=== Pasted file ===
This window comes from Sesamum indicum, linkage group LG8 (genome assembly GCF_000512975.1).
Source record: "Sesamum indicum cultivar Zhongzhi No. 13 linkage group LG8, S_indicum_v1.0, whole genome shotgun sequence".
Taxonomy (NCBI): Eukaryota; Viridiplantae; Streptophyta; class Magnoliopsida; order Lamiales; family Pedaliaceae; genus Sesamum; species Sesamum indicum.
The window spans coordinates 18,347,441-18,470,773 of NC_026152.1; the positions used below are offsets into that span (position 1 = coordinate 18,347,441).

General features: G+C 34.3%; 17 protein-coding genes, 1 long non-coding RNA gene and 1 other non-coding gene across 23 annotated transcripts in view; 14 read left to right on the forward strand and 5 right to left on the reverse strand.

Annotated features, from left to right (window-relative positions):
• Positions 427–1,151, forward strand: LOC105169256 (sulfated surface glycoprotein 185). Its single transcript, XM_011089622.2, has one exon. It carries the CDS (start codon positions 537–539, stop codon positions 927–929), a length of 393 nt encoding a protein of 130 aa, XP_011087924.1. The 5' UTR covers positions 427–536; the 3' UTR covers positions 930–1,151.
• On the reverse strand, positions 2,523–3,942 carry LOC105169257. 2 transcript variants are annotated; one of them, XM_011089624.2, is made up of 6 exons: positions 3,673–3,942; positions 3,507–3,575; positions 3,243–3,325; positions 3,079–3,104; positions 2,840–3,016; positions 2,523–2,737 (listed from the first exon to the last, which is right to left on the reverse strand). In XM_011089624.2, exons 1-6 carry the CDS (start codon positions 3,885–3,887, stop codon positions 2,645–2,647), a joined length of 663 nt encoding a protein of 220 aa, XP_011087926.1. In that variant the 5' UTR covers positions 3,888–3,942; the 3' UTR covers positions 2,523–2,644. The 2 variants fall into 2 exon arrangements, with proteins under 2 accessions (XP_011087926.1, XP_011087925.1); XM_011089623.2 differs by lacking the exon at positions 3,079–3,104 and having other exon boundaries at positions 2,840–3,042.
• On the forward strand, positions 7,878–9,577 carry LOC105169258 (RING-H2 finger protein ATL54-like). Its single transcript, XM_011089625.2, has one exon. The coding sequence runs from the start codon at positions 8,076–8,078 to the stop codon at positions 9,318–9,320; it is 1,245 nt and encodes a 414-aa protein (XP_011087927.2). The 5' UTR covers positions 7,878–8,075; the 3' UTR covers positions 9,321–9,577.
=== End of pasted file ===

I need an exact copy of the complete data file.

This window comes from Sesamum indicum, linkage group LG8 (genome assembly GCF_000512975.1).
Source record: "Sesamum indicum cultivar Zhongzhi No. 13 linkage group LG8, S_indicum_v1.0, whole genome shotgun sequence".
Taxonomy (NCBI): Eukaryota; Viridiplantae; Streptophyta; class Magnoliopsida; order Lamiales; family Pedaliaceae; genus Sesamum; species Sesamum indicum.
The window spans coordinates 18,347,441-18,470,773 of NC_026152.1; the positions used below are offsets into that span (position 1 = coordinate 18,347,441).

General features: G+C 34.3%; 17 protein-coding genes, 1 long non-coding RNA gene and 1 other non-coding gene across 23 annotated transcripts in view; 14 read left to right on the forward strand and 5 right to left on the reverse strand.

Annotated features, from left to right (window-relative positions):
• Positions 427–1,151, forward strand: LOC105169256 (sulfated surface glycoprotein 185). Its single transcript, XM_011089622.2, has one exon. It carries the CDS (start codon positions 537–539, stop codon positions 927–929), a length of 393 nt encoding a protein of 130 aa, XP_011087924.1. The 5' UTR covers positions 427–536; the 3' UTR covers positions 930–1,151.
• On the reverse strand, positions 2,523–3,942 carry LOC105169257. 2 transcript variants are annotated; one of them, XM_011089624.2, is made up of 6 exons: positions 3,673–3,942; positions 3,507–3,575; positions 3,243–3,325; positions 3,079–3,104; positions 2,840–3,016; positions 2,523–2,737 (listed from the first exon to the last, which is right to left on the reverse strand). In XM_011089624.2, exons 1-6 carry the CDS (start codon positions 3,885–3,887, stop codon positions 2,645–2,647), a joined length of 663 nt encoding a protein of 220 aa, XP_011087926.1. In that variant the 5' UTR covers positions 3,888–3,942; the 3' UTR covers positions 2,523–2,644. The 2 variants fall into 2 exon arrangements, with proteins under 2 accessions (XP_011087926.1, XP_011087925.1); XM_011089623.2 differs by lacking the exon at positions 3,079–3,104 and having other exon boundaries at positions 2,840–3,042.
• On the forward strand, positions 7,878–9,577 carry LOC105169258 (RING-H2 finger protein ATL54-like). Its single transcript, XM_011089625.2, has one exon. The coding sequence runs from the start codon at positions 8,076–8,078 to the stop codon at positions 9,318–9,320; it is 1,245 nt and encodes a 414-aa protein (XP_011087927.2). The 5' UTR covers positions 7,878–8,075; the 3' UTR covers positions 9,321–9,577.